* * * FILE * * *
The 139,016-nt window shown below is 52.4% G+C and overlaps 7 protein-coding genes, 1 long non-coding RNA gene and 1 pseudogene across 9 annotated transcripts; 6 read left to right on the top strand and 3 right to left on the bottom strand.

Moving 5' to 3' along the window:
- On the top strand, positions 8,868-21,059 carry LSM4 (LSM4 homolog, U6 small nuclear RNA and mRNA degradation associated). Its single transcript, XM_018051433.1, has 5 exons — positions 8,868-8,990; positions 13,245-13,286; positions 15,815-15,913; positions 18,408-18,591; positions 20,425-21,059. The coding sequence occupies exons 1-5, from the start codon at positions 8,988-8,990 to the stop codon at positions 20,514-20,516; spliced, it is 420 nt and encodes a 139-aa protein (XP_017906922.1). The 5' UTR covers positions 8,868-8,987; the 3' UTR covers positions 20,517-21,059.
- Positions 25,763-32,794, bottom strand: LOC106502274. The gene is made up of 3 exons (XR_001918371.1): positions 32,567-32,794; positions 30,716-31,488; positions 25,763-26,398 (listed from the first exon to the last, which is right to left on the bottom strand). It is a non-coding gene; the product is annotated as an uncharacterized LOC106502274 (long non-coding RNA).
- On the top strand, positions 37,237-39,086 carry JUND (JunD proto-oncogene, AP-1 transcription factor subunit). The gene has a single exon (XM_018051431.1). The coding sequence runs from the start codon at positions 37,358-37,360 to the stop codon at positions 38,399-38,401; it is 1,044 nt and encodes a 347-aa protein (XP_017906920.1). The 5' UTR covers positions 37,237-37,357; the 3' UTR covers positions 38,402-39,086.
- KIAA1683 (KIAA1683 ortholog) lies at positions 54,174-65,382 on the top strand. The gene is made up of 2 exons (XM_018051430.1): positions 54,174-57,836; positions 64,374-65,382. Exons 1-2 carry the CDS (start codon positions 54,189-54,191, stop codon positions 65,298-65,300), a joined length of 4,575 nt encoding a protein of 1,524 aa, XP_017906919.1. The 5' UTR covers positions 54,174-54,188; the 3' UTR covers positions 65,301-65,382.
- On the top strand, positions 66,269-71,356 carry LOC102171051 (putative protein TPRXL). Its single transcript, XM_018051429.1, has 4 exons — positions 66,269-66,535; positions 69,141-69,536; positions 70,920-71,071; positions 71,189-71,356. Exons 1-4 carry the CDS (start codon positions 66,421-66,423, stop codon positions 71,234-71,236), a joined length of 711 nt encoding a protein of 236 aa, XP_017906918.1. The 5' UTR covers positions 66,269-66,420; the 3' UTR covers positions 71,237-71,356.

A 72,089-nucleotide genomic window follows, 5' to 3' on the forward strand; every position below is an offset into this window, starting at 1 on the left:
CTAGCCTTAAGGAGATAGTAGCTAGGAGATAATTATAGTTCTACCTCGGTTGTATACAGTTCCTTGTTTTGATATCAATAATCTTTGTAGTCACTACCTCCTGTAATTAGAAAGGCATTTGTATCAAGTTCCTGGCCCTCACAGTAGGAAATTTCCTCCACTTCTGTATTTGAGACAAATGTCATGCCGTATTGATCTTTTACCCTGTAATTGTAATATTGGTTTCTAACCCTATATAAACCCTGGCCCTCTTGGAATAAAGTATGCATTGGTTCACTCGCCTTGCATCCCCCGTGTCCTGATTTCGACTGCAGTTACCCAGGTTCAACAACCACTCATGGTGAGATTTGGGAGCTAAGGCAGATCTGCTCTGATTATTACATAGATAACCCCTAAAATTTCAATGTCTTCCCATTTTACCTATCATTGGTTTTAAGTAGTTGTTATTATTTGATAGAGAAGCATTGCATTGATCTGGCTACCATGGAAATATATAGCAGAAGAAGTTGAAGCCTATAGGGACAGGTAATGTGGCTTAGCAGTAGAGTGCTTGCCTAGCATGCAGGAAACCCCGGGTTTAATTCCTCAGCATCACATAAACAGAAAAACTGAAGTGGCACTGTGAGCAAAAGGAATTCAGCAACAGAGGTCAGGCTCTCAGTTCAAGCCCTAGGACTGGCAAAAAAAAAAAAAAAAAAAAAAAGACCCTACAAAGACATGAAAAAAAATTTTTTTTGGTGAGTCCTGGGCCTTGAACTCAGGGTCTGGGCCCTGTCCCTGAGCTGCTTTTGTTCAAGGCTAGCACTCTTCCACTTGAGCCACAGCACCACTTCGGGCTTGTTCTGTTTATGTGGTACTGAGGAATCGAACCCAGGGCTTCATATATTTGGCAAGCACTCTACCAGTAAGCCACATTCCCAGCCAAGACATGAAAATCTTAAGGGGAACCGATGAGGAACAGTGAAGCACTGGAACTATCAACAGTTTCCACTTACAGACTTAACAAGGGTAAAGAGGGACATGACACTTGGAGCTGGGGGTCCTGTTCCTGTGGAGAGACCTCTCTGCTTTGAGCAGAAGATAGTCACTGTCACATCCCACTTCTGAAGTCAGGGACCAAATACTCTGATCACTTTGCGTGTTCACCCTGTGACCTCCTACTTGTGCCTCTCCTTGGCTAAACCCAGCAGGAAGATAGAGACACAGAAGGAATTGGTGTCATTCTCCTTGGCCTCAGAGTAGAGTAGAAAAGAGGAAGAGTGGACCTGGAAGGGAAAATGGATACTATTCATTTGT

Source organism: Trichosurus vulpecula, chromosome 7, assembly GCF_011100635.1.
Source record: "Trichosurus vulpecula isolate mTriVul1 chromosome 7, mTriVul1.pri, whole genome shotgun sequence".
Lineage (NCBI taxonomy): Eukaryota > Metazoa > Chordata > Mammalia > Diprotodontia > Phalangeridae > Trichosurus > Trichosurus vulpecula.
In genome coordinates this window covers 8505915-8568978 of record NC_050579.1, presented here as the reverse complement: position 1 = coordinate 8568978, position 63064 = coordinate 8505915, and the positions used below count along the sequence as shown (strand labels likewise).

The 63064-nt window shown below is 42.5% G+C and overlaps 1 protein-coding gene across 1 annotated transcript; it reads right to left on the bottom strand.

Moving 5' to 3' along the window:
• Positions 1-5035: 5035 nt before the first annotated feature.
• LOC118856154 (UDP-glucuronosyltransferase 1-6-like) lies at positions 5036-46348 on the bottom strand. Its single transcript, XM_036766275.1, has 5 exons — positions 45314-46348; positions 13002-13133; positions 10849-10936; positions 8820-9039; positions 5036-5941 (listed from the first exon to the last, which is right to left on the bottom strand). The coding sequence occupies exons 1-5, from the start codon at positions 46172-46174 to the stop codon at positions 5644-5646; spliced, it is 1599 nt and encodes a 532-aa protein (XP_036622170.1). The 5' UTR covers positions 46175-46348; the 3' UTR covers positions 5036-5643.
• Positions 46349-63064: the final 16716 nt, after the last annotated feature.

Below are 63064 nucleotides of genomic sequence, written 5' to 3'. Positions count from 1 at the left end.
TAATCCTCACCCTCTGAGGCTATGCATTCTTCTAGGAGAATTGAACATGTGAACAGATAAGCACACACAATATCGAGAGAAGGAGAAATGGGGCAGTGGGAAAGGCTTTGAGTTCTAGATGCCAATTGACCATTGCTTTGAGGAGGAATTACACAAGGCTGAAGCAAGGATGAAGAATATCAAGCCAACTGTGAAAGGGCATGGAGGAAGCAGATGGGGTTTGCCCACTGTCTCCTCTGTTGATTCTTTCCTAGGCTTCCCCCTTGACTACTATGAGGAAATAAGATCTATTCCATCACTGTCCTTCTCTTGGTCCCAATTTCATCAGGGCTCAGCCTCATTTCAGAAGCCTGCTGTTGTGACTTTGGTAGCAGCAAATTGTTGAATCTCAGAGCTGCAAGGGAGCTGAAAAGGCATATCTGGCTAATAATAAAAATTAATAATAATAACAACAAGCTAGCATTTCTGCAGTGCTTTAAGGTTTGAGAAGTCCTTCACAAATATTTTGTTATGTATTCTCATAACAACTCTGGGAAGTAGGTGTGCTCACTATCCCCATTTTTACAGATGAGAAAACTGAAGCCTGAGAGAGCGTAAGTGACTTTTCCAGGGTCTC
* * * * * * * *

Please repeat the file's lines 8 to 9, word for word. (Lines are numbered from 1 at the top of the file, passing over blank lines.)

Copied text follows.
A 72,089-nucleotide genomic window follows, 5' to 3' on the forward strand; every position below is an offset into this window, starting at 1 on the left:
CTAGCCTTAAGGAGATAGTAGCTAGGAGATAATTATAGTTCTACCTCGGTTGTATACAGTTCCTTGTTTTGATATCAATAATCTTTGTAGTCACTACCTCCTGTAATTAGAAAGGCATTTGTATCAAGTTCCTGGCCCTCACAGTAGGAAATTTCCTCCACTTCTGTATTTGAGACAAATGTCATGCCGTATTGATCTTTTACCCTGTAATTGTAATATTGGTTTCTAACCCTATATAAACCCTGGCCCTCTTGGAATAAAGTATGCATTGGTTCACTCGCCTTGCATCCCCCGTGTCCTGATTTCGACTGCAGTTACCCAGGTTCAACAACCACTCATGGTGAGATTTGGGAGCTAAGGCAGATCTGCTCTGATTATTACATAGATAACCCCTAAAATTTCAATGTCTTCCCATTTTACCTATCATTGGTTTTAAGTAGTTGTTATTATTTGATAGAGAAGCATTGCATTGATCTGGCTACCATGGAAATATATAGCAGAAGAAGTTGAAGCCTATAGGGACAGGTAATGTGGCTTAGCAGTAGAGTGCTTGCCTAGCATGCAGGAAACCCCGGGTTTAATTCCTCAGCATCACATAAACAGAAAAACTGAAGTGGCACTGTGAGCAAAAGGAATTCAGCAACAGAGGTCAGGCTCTCAGTTCAAGCCCTAGGACTGGCAAAAAAAAAAAAAAAAAAAAAAAGACCCTACAAAGACATGAAAAAAAATTTTTTTTGGTGAGTCCTGGGCCTTGAACTCAGGGTCTGGGCCCTGTCCCTGAGCTGCTTTTGTTCAAGGCTAGCACTCTTCCACTTGAGCCACAGCACCACTTCGGGCTTGTTCTGTTTATGTGGTACTGAGGAATCGAACCCAGGGCTTCATATATTTGGCAAGCACTCTACCAGTAAGCCACATTCCCAGCCAAGACATGAAAATCTTAAGGGGAACCGATGAGGAACAGTGAAGCACTGGAACTATCAACAGTTTCCACTTACAGACTTAACAAGGGTAAAGAGGGACATGACACTTGGAGCTGGGGGTCCTGTTCCTGTGGAGAGACCTCTCTGCTTTGAGCAGAAGATAGTCACTGTCACATCCCACTTCTGAAGTCAGGGACCAAATACTCTGATCACTTTGCGTGTTCACCCTGTGACCTCCTACTTGTGCCTCTCCTTGGCTAAACCCAGCAGGAAGATAGAGACACAGAAGGAATTGGTGTCATTCTCCTTGGCCTCAGAGTAGAGTAGAAAAGAGGAAGAGTGGACCTGGAAGGGAAAATGGATACTATTCATTTGT